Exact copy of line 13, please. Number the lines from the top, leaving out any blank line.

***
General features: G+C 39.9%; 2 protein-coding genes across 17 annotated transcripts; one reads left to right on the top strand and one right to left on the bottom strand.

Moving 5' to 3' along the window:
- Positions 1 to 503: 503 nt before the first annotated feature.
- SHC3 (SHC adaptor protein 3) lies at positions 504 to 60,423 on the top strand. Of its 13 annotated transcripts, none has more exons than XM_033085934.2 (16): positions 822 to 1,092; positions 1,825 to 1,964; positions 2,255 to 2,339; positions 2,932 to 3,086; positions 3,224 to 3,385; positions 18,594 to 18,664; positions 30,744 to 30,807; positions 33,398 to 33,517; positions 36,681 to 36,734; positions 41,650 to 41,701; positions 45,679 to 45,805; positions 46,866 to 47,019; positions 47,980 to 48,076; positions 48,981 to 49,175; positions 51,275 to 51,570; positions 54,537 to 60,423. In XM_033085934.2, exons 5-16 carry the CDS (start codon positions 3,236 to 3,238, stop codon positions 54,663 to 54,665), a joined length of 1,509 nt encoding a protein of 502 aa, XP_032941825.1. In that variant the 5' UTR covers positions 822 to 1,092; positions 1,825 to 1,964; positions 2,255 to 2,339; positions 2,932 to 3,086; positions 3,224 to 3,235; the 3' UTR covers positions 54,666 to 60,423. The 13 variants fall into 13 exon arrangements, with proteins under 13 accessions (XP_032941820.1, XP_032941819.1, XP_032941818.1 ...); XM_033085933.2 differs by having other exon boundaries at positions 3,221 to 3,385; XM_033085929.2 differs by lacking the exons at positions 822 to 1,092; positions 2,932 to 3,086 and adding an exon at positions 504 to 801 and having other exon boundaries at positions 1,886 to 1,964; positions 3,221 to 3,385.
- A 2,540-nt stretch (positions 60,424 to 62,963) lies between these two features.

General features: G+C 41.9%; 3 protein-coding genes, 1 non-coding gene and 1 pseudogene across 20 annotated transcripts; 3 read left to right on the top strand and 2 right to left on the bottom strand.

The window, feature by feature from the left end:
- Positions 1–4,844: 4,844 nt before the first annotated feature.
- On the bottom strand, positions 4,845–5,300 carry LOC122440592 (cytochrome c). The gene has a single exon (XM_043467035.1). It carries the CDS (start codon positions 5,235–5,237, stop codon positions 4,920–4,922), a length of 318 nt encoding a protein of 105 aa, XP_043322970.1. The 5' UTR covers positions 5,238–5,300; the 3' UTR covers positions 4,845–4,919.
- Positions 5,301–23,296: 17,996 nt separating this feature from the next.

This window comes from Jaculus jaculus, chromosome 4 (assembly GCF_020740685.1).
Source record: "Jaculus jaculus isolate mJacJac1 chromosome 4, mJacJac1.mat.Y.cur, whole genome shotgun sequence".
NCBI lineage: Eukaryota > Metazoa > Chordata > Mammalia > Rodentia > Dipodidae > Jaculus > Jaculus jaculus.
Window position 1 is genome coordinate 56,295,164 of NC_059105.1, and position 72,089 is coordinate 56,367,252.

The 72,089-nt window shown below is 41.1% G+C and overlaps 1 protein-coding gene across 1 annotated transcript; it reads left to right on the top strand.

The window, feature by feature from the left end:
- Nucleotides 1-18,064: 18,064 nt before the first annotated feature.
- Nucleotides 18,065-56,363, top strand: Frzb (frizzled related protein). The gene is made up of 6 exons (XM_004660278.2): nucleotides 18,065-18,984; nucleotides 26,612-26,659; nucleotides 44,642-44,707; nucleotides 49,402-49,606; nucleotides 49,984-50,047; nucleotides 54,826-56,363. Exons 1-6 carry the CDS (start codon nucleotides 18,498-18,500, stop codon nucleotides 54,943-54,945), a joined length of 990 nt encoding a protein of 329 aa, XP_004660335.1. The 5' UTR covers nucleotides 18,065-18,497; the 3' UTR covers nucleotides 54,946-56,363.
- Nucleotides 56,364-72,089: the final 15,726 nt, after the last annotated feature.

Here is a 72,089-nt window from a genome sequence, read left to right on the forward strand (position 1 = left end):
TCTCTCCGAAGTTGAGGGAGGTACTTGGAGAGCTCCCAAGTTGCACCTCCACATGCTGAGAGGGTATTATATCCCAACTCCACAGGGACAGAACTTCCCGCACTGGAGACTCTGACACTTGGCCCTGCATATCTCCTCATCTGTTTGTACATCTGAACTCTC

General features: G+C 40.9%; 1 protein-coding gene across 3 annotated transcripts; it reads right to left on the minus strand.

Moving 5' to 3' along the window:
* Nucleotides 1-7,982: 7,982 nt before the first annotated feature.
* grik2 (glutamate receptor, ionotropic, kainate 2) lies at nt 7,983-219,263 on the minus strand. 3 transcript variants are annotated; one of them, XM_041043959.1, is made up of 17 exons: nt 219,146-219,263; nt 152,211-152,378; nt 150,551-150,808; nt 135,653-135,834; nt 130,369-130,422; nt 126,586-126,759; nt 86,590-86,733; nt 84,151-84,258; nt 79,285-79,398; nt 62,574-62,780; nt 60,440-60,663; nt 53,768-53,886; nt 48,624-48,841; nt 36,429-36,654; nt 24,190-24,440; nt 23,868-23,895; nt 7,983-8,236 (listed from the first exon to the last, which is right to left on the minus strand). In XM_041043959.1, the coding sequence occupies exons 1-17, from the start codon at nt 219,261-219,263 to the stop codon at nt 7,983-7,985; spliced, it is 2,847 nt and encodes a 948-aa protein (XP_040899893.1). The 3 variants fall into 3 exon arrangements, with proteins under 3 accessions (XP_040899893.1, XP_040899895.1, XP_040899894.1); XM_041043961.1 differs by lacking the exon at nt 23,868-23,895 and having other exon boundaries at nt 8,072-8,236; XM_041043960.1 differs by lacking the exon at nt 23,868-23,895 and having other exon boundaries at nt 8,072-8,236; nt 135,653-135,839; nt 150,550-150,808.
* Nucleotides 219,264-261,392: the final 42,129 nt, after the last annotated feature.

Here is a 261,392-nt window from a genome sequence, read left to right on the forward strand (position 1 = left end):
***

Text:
NCBI lineage: Eukaryota > Metazoa > Chordata > Mammalia > Rodentia > Dipodidae > Jaculus > Jaculus jaculus.